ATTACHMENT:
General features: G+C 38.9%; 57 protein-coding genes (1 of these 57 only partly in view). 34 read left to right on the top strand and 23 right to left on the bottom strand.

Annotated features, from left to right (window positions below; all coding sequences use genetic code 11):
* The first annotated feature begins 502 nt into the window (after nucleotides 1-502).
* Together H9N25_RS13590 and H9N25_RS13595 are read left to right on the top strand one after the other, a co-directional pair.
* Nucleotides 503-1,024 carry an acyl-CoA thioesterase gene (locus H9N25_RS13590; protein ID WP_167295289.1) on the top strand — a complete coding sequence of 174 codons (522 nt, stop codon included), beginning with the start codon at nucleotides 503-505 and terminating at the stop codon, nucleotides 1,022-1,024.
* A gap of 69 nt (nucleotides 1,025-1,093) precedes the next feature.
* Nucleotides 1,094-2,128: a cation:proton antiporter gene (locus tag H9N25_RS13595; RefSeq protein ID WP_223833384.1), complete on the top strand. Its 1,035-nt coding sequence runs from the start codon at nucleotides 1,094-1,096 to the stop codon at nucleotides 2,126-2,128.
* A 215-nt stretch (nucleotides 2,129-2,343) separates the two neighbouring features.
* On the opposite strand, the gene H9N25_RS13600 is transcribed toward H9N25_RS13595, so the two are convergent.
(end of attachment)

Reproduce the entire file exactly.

General features: G+C 38.9%; 57 protein-coding genes (1 of these 57 only partly in view). 34 read left to right on the top strand and 23 right to left on the bottom strand.

Annotated features, from left to right (window positions below; all coding sequences use genetic code 11):
* The first annotated feature begins 502 nt into the window (after nucleotides 1-502).
* Together H9N25_RS13590 and H9N25_RS13595 are read left to right on the top strand one after the other, a co-directional pair.
* Nucleotides 503-1,024 carry an acyl-CoA thioesterase gene (locus H9N25_RS13590; protein ID WP_167295289.1) on the top strand — a complete coding sequence of 174 codons (522 nt, stop codon included), beginning with the start codon at nucleotides 503-505 and terminating at the stop codon, nucleotides 1,022-1,024.
* A gap of 69 nt (nucleotides 1,025-1,093) precedes the next feature.
* Nucleotides 1,094-2,128: a cation:proton antiporter gene (locus tag H9N25_RS13595; RefSeq protein ID WP_223833384.1), complete on the top strand. Its 1,035-nt coding sequence runs from the start codon at nucleotides 1,094-1,096 to the stop codon at nucleotides 2,126-2,128.
* A 215-nt stretch (nucleotides 2,129-2,343) separates the two neighbouring features.
* On the opposite strand, the gene H9N25_RS13600 is transcribed toward H9N25_RS13595, so the two are convergent.